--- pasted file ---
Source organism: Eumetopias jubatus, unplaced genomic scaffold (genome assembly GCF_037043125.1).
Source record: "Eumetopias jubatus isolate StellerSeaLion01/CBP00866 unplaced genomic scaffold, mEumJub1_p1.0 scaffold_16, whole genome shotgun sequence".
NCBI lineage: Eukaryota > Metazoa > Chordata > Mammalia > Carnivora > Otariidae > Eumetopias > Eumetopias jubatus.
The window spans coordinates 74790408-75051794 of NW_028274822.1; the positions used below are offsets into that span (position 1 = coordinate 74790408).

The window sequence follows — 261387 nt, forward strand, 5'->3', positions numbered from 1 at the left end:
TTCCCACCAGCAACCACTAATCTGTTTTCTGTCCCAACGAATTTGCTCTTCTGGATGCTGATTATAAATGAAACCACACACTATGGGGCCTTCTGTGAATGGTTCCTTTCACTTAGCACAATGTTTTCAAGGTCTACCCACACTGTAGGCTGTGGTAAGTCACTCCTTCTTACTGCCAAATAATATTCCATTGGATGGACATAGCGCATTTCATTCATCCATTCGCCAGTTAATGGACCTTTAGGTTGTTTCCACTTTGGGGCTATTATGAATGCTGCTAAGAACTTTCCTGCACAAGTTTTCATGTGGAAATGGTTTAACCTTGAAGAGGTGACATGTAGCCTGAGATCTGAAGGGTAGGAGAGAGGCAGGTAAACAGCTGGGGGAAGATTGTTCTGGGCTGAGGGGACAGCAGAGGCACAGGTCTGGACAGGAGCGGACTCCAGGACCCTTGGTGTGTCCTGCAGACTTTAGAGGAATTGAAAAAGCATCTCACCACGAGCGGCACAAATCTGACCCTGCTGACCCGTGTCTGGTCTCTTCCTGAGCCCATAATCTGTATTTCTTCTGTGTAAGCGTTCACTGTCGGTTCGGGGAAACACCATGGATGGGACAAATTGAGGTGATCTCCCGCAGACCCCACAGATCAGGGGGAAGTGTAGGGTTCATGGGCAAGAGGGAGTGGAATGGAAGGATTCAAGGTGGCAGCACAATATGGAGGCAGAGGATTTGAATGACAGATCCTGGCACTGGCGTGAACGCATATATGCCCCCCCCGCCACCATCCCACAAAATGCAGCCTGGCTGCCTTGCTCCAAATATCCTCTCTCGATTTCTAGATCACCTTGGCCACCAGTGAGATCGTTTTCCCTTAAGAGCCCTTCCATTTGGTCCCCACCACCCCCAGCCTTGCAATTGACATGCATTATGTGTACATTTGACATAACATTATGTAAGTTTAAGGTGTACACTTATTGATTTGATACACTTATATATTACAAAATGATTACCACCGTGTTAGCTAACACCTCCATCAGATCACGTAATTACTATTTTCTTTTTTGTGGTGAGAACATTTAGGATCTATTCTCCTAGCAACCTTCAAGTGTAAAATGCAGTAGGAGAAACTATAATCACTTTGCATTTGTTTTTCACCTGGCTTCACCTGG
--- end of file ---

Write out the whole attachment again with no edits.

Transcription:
Source organism: Eumetopias jubatus, unplaced genomic scaffold (genome assembly GCF_037043125.1).
Source record: "Eumetopias jubatus isolate StellerSeaLion01/CBP00866 unplaced genomic scaffold, mEumJub1_p1.0 scaffold_16, whole genome shotgun sequence".
NCBI lineage: Eukaryota > Metazoa > Chordata > Mammalia > Carnivora > Otariidae > Eumetopias > Eumetopias jubatus.
The window spans coordinates 74790408-75051794 of NW_028274822.1; the positions used below are offsets into that span (position 1 = coordinate 74790408).

The window sequence follows — 261387 nt, forward strand, 5'->3', positions numbered from 1 at the left end:
TTCCCACCAGCAACCACTAATCTGTTTTCTGTCCCAACGAATTTGCTCTTCTGGATGCTGATTATAAATGAAACCACACACTATGGGGCCTTCTGTGAATGGTTCCTTTCACTTAGCACAATGTTTTCAAGGTCTACCCACACTGTAGGCTGTGGTAAGTCACTCCTTCTTACTGCCAAATAATATTCCATTGGATGGACATAGCGCATTTCATTCATCCATTCGCCAGTTAATGGACCTTTAGGTTGTTTCCACTTTGGGGCTATTATGAATGCTGCTAAGAACTTTCCTGCACAAGTTTTCATGTGGAAATGGTTTAACCTTGAAGAGGTGACATGTAGCCTGAGATCTGAAGGGTAGGAGAGAGGCAGGTAAACAGCTGGGGGAAGATTGTTCTGGGCTGAGGGGACAGCAGAGGCACAGGTCTGGACAGGAGCGGACTCCAGGACCCTTGGTGTGTCCTGCAGACTTTAGAGGAATTGAAAAAGCATCTCACCACGAGCGGCACAAATCTGACCCTGCTGACCCGTGTCTGGTCTCTTCCTGAGCCCATAATCTGTATTTCTTCTGTGTAAGCGTTCACTGTCGGTTCGGGGAAACACCATGGATGGGACAAATTGAGGTGATCTCCCGCAGACCCCACAGATCAGGGGGAAGTGTAGGGTTCATGGGCAAGAGGGAGTGGAATGGAAGGATTCAAGGTGGCAGCACAATATGGAGGCAGAGGATTTGAATGACAGATCCTGGCACTGGCGTGAACGCATATATGCCCCCCCCGCCACCATCCCACAAAATGCAGCCTGGCTGCCTTGCTCCAAATATCCTCTCTCGATTTCTAGATCACCTTGGCCACCAGTGAGATCGTTTTCCCTTAAGAGCCCTTCCATTTGGTCCCCACCACCCCCAGCCTTGCAATTGACATGCATTATGTGTACATTTGACATAACATTATGTAAGTTTAAGGTGTACACTTATTGATTTGATACACTTATATATTACAAAATGATTACCACCGTGTTAGCTAACACCTCCATCAGATCACGTAATTACTATTTTCTTTTTTGTGGTGAGAACATTTAGGATCTATTCTCCTAGCAACCTTCAAGTGTAAAATGCAGTAGGAGAAACTATAATCACTTTGCATTTGTTTTTCACCTGGCTTCACCTGG